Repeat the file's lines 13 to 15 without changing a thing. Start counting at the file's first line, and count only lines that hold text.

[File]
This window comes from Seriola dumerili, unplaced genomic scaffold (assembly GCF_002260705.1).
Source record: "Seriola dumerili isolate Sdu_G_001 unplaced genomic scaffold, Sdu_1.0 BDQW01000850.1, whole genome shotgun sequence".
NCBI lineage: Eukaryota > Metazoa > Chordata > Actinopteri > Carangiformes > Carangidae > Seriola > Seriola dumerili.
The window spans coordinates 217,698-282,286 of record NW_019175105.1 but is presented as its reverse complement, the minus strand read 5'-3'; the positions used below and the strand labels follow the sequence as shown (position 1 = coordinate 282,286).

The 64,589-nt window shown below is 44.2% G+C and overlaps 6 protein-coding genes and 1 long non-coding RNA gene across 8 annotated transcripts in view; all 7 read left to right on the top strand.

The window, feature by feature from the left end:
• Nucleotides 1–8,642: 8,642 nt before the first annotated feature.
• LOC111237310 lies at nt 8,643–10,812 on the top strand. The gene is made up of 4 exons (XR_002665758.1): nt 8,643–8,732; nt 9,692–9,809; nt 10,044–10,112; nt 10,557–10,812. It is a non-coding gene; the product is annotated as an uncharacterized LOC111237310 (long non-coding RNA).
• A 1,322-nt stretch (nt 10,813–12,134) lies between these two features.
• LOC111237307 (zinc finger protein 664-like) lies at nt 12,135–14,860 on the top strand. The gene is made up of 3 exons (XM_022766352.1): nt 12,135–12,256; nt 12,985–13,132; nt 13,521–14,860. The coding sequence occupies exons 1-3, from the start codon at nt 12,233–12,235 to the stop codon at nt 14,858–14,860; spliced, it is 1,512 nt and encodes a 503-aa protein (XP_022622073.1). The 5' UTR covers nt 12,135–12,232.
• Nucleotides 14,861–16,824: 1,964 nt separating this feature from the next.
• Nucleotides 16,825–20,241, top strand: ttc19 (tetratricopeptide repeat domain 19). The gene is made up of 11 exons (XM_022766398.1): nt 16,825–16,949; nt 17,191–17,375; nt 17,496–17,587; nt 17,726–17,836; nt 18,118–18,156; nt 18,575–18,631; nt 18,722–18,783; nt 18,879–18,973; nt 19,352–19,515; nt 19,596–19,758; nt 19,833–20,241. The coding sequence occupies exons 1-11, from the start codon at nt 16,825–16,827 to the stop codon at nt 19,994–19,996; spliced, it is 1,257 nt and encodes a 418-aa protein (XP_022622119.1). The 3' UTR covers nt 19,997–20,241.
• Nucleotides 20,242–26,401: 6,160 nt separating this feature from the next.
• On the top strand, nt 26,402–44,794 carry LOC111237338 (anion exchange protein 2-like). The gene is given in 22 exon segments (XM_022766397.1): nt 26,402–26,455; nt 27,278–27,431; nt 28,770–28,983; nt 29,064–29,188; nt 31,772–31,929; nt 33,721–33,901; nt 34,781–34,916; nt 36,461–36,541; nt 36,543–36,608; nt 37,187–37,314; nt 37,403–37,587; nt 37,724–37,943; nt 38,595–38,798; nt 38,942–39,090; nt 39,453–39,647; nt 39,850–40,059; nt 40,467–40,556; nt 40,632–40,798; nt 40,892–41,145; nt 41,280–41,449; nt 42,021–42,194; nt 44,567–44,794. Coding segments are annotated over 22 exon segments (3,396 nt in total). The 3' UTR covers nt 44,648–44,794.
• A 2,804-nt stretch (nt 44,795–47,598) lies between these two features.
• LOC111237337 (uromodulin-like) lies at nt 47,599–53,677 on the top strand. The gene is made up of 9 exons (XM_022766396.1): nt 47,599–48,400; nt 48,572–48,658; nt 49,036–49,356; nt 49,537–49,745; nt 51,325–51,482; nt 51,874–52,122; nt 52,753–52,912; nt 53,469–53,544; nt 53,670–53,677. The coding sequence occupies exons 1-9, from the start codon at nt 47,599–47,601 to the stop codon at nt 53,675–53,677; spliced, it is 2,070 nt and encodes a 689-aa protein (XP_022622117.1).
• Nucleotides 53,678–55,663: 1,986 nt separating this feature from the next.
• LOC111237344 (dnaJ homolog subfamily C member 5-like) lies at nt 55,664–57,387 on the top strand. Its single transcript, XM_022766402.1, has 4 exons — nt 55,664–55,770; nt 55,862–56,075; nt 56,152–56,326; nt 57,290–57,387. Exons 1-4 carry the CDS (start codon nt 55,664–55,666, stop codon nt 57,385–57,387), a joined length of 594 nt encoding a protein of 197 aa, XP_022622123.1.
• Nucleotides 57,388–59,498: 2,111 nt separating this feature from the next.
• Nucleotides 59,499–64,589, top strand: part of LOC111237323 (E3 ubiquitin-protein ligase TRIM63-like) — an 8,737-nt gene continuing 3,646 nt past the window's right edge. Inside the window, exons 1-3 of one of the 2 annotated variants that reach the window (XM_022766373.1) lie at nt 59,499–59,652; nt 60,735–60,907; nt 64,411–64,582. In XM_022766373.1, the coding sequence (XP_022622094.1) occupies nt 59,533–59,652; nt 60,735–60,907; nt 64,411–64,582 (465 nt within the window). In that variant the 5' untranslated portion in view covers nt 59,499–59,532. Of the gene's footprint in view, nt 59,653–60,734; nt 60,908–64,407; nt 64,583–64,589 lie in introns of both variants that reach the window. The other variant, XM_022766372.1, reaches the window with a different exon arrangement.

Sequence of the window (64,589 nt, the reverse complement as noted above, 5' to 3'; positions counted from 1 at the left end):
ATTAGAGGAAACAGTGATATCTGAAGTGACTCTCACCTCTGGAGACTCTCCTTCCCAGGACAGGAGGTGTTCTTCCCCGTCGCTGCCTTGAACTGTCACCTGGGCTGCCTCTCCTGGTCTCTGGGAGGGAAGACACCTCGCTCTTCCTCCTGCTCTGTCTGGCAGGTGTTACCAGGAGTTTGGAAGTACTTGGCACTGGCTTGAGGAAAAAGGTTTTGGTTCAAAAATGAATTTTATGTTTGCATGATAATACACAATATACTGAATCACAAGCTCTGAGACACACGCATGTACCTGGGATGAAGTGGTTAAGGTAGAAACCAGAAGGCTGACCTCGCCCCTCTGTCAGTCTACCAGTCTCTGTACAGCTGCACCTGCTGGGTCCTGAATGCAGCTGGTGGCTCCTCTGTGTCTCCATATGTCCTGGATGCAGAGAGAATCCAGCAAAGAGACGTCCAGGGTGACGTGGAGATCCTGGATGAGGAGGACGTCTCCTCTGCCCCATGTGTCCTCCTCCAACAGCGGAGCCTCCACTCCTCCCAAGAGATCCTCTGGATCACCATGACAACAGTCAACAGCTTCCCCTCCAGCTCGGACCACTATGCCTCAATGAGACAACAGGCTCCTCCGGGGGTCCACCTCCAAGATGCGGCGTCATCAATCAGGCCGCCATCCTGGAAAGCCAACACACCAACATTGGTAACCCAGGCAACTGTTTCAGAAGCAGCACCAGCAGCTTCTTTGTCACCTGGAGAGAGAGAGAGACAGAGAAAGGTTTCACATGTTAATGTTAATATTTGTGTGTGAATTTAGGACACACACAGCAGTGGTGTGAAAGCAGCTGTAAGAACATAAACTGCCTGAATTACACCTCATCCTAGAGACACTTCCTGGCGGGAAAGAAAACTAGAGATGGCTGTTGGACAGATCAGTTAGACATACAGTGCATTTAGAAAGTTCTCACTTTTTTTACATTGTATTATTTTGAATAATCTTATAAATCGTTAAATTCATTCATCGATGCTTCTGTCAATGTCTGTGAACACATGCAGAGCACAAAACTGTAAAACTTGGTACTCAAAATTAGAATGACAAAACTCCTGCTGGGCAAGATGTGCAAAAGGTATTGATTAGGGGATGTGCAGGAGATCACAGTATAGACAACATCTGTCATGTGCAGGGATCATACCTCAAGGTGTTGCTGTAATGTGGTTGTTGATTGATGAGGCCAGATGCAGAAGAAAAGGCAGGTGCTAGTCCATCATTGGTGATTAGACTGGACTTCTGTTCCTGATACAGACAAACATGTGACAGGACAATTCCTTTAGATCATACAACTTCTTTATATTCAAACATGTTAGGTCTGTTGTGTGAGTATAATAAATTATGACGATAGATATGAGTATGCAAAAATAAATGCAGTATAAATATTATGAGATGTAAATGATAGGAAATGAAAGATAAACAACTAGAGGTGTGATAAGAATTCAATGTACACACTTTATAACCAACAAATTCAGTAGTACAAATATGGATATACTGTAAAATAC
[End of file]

• Nucleotides 20,242–26,401: 6,160 nt separating this feature from the next.
• On the top strand, nt 26,402–44,794 carry LOC111237338 (anion exchange protein 2-like). The gene is given in 22 exon segments (XM_022766397.1): nt 26,402–26,455; nt 27,278–27,431; nt 28,770–28,983; nt 29,064–29,188; nt 31,772–31,929; nt 33,721–33,901; nt 34,781–34,916; nt 36,461–36,541; nt 36,543–36,608; nt 37,187–37,314; nt 37,403–37,587; nt 37,724–37,943; nt 38,595–38,798; nt 38,942–39,090; nt 39,453–39,647; nt 39,850–40,059; nt 40,467–40,556; nt 40,632–40,798; nt 40,892–41,145; nt 41,280–41,449; nt 42,021–42,194; nt 44,567–44,794. Coding segments are annotated over 22 exon segments (3,396 nt in total). The 3' UTR covers nt 44,648–44,794.
• A 2,804-nt stretch (nt 44,795–47,598) lies between these two features.